“You hope as a coach you have them ready to go. Kyle's been such a work horse for us the entire year. Coming off short rest, he's been able to be pretty sharp. He was sharp the first couple of innings, but then he got tired,” Evansville coach Wes Carroll said. “Obviously, you're going to see an affect, but that's when your offense and defense have to pick you up.”

It's no coincidence that Murphy, who threw just two innings last week for Missouri State, stayed freshest.

Murphy lost, but that's no reflection on him. The depth of the league's pitching is such that someone's going to lose. You just hope

“This league can pitch with anyone, especially on Fridays. You've got first-rounders and guys who will pitch in baseball for a long time. You need your guy to set the tone and be better than the other ace,” Illinois State coach Mark Kingston said.

A summary of Tuesday's first three games:

No. 5 Illinois State 6, No. 4 Wichita State 0 — Savas pitched 6 1/3 innings and had a wild ride. He allowed only four hits — he didn't concede a hit until the fourth — and struck out eight, but he also had a career-high six walks. Even so, WSU didn't make Savas pay.

Wichita State starter Cale Elam had a quality start as he allowed six hits over seven innings. The difference was that Illinois State (31-21) cashed in on its opportunities.

Illinois State took a 1-0 lead in the second when Mason Snyder doubled and then scored on a Brock Stewart single. Illinois State increased its lead to 2-0 when Snyder scored on a wild pitch.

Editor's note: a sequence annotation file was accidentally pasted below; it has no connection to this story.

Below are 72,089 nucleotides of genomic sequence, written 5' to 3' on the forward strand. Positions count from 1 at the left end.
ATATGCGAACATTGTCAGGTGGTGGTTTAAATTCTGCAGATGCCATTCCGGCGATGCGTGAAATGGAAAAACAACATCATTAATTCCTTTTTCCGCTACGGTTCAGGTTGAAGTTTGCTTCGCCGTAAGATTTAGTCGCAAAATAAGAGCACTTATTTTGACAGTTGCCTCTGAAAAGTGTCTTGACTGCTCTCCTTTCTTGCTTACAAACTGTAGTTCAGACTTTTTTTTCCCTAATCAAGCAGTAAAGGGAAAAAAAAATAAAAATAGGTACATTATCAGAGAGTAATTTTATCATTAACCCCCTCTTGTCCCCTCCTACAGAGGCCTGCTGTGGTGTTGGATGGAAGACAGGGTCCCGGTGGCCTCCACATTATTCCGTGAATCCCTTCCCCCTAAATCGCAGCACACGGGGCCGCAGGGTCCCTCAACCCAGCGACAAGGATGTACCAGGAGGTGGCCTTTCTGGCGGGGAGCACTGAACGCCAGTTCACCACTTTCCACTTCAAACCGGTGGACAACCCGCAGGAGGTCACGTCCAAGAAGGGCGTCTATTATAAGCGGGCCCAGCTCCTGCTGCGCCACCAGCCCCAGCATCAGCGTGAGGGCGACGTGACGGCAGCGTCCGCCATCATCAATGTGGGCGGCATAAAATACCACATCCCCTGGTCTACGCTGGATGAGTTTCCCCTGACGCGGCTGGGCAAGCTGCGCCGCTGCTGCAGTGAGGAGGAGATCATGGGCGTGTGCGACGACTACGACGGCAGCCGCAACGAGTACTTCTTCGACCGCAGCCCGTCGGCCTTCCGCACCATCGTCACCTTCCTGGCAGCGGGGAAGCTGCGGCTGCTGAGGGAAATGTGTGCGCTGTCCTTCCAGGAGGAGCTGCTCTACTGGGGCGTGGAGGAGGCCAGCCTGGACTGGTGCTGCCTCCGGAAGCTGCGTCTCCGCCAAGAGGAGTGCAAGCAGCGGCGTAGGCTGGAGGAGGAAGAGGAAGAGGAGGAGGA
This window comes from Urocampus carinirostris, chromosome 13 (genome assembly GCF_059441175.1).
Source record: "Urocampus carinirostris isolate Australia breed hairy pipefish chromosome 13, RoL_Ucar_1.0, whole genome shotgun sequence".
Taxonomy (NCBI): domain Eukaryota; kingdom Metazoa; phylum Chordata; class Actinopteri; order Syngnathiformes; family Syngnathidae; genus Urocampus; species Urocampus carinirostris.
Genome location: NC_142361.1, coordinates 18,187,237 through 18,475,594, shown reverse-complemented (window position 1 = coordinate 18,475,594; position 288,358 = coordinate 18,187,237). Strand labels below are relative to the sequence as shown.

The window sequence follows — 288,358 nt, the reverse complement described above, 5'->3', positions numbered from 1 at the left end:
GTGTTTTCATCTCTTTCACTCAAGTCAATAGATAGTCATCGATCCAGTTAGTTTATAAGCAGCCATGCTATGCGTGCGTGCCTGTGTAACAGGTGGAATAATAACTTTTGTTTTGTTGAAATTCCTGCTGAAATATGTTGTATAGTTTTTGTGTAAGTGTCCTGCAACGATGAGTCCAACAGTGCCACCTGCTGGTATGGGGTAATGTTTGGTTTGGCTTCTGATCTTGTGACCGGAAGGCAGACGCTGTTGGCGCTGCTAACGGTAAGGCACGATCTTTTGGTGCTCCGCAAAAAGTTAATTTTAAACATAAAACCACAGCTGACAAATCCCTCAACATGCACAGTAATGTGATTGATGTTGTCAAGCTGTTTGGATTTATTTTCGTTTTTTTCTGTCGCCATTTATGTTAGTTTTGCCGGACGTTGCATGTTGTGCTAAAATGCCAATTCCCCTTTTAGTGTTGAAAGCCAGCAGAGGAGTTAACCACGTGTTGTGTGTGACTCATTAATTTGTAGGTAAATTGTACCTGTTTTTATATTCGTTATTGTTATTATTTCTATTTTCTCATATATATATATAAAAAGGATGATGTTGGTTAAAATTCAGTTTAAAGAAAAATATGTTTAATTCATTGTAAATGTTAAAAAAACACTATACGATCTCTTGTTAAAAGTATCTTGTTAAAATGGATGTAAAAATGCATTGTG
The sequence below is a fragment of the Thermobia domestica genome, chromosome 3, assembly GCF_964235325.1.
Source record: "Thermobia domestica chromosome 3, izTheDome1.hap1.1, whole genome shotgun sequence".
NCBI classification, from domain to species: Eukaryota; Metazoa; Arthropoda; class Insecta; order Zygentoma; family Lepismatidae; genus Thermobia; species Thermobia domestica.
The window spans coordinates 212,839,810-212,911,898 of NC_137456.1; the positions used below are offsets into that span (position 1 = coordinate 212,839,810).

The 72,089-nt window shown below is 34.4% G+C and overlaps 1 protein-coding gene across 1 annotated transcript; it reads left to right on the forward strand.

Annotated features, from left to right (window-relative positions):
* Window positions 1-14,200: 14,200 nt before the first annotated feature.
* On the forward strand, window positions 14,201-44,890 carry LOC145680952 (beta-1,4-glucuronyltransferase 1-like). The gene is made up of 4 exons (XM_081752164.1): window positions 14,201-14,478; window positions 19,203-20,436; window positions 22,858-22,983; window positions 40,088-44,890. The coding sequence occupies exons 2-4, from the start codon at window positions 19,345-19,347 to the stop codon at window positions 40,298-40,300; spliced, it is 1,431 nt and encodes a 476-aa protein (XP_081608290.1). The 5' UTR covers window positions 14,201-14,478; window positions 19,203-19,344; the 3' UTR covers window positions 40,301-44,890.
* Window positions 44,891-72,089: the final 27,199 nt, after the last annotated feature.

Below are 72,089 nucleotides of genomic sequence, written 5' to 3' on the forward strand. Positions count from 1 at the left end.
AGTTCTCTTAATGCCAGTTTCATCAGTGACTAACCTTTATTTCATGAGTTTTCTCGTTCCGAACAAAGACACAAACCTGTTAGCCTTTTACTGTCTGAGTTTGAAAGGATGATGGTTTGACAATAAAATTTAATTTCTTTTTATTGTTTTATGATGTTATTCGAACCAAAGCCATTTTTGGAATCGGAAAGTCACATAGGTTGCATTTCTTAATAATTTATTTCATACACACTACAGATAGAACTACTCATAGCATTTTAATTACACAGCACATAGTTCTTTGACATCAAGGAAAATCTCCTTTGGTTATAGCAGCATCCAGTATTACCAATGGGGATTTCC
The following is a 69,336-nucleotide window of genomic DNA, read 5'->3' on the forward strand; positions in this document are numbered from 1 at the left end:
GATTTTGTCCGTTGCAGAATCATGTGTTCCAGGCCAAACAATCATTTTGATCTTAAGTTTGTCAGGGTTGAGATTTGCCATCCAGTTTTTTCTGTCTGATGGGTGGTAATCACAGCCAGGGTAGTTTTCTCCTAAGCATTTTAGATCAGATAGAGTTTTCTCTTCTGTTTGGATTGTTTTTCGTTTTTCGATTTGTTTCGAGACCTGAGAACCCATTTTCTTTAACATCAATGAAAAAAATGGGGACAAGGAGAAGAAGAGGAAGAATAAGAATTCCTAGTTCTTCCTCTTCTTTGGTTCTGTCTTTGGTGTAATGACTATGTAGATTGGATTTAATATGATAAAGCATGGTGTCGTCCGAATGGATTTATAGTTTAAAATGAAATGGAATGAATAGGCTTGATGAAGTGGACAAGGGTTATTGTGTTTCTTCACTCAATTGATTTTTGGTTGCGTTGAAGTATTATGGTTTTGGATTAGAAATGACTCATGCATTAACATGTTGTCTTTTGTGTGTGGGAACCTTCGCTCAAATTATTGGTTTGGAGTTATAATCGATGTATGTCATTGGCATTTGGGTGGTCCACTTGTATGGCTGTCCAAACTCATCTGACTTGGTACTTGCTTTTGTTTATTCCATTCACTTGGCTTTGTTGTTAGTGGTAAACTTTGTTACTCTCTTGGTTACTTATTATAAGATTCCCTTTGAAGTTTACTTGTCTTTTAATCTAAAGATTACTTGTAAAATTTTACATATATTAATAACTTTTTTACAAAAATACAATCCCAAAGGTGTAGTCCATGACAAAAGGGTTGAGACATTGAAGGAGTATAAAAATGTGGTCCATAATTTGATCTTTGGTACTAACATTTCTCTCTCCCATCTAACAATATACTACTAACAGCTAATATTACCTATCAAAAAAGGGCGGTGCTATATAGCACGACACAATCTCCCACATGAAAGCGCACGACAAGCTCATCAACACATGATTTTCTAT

Wichita State's best chance came in the seventh. With two runners on, Casey Gillaspie — the MVC Player of the Year with 15 home runs — came to the plate. Kingston lifted Savas for reliever Jeremy Rhoades and he got the dream scenario. Gillaspie hit his first pitch into a 4-6-3 double play.

Stewart broke the game open with a three-run home run to right in the top of eighth to make it 5-0. Illinois State added an insurance run in the 9th to provide the final margin of victory.

Illinois State had lost nine of 10 entering the tournament, but the clean slate did the Redbirds a world of good.

“You can't let down at any point in the tournament or its over. We knew coming in we had a clean slate and we want to make the most of it,” Stewart said.